And they were told repeatedly that following whatever passions they had outside of these fields wouldn’t give them stability, wouldn’t help them be successful. In fact, to the point of saying that if you are an artist or a musician or a drama actor, anything like that, you’re being childish, you’re being unrealistic, you’re being delusional.
People are made to feel that way and that hurts society in general. It reduces our happiness quotient. So it’s high time that we get rid of this hustle culture! This culture of only valuing things that will bring us material rewards. And start giving importance to things that would bring us deep fulfilment, and contribute to society as a whole in different ways.
This is something that multi-passionates in particular struggle with because we have so many interests, so many talents and skills, so many areas that we want to pursue
But every time we fall back on this way of thinking, we’re like, “is that going to make me money, is that something I can turn into a business, is that something I can turn into a profession? Then I will pursue it seriously. If it doesn’t, then I’m going to ditch it no matter how much happiness it brings me. Because it’s unrealistic. It isn’t going to give me stability.”
And then we end up ignoring large parts of ourselves, and we stop ourselves from creating really beautiful, meaningful things which will add beauty and joy to this world.
As we continue to do this, people around us also are watching, and we perpetuate this culture of being materialistic in every single pursuit
Now, I’m not saying that you should completely ignore anything that’s going to bring you money because, yes, we all need to survive. We all need to earn. That is important. But you have to look at your position.
- How much do you really want to earn?
- How much of success do you really need?
- Do you really need to be that ambitious?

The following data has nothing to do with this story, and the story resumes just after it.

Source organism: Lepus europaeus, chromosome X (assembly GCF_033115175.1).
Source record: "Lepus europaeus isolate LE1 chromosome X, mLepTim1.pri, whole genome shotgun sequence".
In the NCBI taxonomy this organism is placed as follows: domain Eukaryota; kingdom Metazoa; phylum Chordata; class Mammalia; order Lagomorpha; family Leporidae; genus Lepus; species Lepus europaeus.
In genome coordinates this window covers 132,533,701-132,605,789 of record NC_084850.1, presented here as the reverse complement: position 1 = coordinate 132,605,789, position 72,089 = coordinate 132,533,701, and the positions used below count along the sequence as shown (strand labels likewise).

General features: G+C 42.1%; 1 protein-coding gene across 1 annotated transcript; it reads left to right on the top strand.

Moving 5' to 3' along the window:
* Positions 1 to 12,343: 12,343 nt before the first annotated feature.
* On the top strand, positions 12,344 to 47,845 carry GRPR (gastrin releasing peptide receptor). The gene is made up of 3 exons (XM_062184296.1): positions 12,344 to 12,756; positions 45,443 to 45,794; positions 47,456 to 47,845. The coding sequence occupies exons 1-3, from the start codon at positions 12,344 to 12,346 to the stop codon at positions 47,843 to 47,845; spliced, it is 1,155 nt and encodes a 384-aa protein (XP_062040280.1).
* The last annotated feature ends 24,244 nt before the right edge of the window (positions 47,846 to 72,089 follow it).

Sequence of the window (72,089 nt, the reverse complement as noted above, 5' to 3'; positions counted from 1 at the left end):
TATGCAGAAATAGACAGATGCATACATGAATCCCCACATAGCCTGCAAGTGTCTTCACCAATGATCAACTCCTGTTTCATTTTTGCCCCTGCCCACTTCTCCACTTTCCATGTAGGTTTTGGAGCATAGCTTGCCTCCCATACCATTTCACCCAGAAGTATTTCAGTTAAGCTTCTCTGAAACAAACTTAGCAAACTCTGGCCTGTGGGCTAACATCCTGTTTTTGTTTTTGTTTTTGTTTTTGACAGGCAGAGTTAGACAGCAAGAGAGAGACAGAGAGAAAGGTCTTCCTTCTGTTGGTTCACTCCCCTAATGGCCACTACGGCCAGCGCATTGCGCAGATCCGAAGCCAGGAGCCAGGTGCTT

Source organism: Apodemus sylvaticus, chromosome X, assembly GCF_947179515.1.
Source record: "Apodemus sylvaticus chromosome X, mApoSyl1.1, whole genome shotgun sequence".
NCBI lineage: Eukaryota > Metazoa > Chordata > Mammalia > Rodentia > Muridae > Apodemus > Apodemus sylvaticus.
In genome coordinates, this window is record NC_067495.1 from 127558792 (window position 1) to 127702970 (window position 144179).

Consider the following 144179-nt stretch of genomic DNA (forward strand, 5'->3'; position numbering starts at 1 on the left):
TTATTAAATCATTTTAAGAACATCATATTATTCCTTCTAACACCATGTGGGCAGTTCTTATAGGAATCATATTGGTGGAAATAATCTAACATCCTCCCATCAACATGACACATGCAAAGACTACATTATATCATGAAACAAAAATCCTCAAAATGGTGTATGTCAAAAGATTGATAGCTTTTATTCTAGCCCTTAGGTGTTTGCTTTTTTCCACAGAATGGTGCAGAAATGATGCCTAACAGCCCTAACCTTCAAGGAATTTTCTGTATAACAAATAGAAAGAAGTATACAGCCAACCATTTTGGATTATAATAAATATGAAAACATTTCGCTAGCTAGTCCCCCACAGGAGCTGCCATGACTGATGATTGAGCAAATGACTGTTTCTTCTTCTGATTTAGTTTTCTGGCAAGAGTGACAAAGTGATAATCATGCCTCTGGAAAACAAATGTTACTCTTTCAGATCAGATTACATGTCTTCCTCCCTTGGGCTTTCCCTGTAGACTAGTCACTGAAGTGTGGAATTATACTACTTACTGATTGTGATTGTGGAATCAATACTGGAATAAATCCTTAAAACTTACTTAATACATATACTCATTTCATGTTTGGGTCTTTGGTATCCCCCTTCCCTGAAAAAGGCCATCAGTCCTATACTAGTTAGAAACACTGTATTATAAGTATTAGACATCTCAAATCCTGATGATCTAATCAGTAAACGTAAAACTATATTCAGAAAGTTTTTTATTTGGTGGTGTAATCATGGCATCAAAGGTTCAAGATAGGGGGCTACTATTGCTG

- Do you need to have things that others have? And just for that do you need to pursue certain areas of work which aren’t bringing you joy?
We all need to contemplate this deeply and then reset things in our lives so that we have a healthy dose of fulfilling activities in our day to day lives
We can do productive work also, or work that brings back rewards materialistically. But we should give equal, or possibly even more weightage to work that brings us rewards in terms of deep fulfilment and joy.
So think about this, have you fallen into this trap? And is there something you want to do with your life, something that you want to include as a part of your life that you aren’t because you think that it’s not going to give you money or success or fame or whatever it is. All these, you know, shallower rewards, versus the deeper rewards that you could get out of it.
The potential that it has to make you a much more joyful, fulfilled person
And if you have been putting something off, then please consider pursuing it, regardless of what you can do with it in terms of turning into a business, or a brand, or a profession, or whatever.
You don’t have to turn it into any of these things. In fact, you don’t even have to be good at those things. What matters is how much of joy and fulfilment you get out of it, and how content you feel with your life overall because of including these activities in your regular life.
Prioritise your happiness, your joy, your fulfilment, your well being
It’s something that’s going to help you, the people around you, and the whole world in general. That’s all I wanted to share today. I hope this episode has given you a lot to think about.
Transcribed using Otter
“I’m a Spiritual Vegan Multi-Passionate Entrepreneur. I read voraciously, find humour in most things, and believe kindness and authenticity can make this world a happier, loving place.
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Vegan cuisine and holistic business building are my two biggest passions. If you’re looking for guidance with vegan cooking, or want to grow your conscious business with joy and fulfilment explore ways we can work togetherhere.”